folder

Cytochrome P450-dependent metabolism of omega-6 and omega-3 long-chain polyunsaturated fatty acids

Authors

  • C. Arnold
  • A. Konkel
  • R. Fischer
  • W.H. Schunck

Journal

  • Pharmacological Reports

Citation

  • Pharmacol Rep 62 (3): 536-547

Abstract

  • Dietary fish oil omega-3 fatty acids (n-3 PUFAs), such as eicosapentaenoic acid (EPA) and docosahexaenoic acid (DHA), protect against arrhythmia and sudden cardiac death using largely unknown mechanisms. EPA and DHA may serve as efficient alternative substrates of arachidonic acid (AA) metabolizing cytochrome P450 (CYP) enzymes. For many of the CYP isoforms, the n-3 PUFAs are the preferred substrates. Moreover, the CYP enzymes oxygenate EPA and DHA with largely different regioselectivities compared to AA. In particular, the omega-3 double bond that distinguishes EPA and DHA from AA is a preferred site of CYP-catalyzed epoxidation reactions. Given the pivotal role of CYP-dependent AA metabolites in the regulation of vascular, renal and cardiac functions, their replacement by unique sets of epoxy- and hydroxy-metabolites derived from EPA and DHA may have far-reaching physiological implications. The currently available data suggest that some of the vasculo- and cardioprotective effects attributed to dietary n-3 PUFAs may be mediated by CYP-dependent metabolites of EPA and DHA.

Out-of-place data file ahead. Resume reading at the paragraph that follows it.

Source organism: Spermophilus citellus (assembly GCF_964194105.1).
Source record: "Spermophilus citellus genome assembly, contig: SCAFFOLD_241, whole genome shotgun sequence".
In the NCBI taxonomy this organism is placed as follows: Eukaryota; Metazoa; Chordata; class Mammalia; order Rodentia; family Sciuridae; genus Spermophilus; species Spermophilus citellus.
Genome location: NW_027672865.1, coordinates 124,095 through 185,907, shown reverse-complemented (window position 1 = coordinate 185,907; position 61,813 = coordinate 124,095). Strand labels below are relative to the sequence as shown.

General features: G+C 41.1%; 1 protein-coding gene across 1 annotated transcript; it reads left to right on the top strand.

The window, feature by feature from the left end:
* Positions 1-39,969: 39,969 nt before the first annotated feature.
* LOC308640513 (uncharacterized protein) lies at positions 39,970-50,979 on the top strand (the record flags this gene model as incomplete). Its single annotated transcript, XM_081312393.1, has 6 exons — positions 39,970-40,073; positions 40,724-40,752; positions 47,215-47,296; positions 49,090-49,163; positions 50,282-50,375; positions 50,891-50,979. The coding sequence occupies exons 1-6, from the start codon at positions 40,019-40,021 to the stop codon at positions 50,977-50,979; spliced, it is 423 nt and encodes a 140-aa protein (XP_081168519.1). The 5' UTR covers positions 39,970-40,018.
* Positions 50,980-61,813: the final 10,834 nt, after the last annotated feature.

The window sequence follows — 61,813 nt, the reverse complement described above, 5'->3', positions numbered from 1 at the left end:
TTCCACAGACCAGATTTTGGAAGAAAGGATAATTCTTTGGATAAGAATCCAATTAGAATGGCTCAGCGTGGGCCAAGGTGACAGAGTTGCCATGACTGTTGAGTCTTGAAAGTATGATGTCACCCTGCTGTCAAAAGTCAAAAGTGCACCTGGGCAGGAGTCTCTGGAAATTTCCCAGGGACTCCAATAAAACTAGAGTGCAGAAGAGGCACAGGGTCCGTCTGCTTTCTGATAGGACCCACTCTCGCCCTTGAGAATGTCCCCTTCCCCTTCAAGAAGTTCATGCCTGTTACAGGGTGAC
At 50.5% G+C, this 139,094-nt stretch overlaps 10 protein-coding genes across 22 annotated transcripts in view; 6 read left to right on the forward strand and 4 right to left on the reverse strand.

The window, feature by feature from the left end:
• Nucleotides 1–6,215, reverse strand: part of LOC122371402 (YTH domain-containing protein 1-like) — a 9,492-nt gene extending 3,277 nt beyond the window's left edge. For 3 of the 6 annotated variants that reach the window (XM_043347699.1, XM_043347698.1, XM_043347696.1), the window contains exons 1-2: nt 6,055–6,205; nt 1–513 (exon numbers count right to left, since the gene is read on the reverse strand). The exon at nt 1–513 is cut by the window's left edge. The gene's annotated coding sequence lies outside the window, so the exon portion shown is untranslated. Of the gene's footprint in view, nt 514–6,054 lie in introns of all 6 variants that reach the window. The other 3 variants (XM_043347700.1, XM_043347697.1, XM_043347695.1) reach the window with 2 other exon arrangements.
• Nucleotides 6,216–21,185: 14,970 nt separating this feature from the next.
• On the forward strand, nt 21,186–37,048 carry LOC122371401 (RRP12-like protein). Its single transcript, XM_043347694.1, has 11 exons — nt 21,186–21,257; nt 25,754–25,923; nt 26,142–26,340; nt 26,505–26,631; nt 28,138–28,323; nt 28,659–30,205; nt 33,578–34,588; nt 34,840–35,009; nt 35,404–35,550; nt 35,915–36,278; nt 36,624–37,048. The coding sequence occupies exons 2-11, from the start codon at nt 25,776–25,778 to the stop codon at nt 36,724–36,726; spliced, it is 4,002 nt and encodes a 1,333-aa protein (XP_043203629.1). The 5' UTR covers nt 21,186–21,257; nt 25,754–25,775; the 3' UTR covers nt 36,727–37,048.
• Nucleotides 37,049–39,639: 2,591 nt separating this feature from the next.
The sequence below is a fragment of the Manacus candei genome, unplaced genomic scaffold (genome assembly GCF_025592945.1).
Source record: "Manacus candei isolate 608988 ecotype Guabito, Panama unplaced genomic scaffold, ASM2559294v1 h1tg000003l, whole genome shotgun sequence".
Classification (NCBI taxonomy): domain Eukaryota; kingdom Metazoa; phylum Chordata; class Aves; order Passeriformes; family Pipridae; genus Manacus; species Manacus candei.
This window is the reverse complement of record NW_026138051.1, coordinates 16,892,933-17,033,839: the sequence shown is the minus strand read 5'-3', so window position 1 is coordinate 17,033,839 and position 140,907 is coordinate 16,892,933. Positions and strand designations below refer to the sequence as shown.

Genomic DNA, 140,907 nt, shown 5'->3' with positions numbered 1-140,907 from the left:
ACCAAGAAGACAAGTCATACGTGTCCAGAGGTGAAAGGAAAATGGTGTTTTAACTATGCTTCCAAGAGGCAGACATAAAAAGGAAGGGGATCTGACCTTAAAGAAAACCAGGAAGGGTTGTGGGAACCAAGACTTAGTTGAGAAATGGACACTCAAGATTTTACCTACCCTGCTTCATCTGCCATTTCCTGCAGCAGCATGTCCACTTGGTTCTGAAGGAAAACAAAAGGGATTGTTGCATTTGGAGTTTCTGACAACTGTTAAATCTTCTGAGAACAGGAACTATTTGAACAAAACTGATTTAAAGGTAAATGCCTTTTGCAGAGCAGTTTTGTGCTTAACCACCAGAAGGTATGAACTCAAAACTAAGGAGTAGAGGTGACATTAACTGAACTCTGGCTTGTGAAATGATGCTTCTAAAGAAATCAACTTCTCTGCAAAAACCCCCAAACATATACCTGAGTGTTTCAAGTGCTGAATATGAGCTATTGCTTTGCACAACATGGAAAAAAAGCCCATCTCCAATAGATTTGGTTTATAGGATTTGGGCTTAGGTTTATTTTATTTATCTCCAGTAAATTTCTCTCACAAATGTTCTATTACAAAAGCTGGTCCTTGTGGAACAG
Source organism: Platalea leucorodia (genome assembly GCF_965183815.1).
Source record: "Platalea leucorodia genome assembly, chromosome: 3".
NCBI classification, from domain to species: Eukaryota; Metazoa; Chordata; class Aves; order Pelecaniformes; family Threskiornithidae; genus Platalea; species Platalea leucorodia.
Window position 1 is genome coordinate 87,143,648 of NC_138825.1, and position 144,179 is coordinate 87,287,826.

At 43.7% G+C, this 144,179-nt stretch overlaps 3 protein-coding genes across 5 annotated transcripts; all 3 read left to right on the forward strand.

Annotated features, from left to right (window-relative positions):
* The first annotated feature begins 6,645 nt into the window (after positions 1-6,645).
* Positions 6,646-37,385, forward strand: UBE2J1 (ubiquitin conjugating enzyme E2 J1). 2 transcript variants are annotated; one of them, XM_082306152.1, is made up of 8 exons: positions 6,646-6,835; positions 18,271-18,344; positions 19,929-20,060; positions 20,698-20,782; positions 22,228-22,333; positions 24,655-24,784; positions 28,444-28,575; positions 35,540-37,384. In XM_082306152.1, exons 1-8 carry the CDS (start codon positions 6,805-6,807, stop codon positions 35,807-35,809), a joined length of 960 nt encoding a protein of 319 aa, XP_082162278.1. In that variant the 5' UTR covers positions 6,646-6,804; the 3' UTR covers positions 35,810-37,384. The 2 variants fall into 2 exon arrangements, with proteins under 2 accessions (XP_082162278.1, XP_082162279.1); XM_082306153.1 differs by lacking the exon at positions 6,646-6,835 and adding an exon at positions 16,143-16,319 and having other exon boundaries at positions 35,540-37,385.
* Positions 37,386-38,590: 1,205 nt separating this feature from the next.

DOI

doi:pjp/pdf/2010/3_536.pdf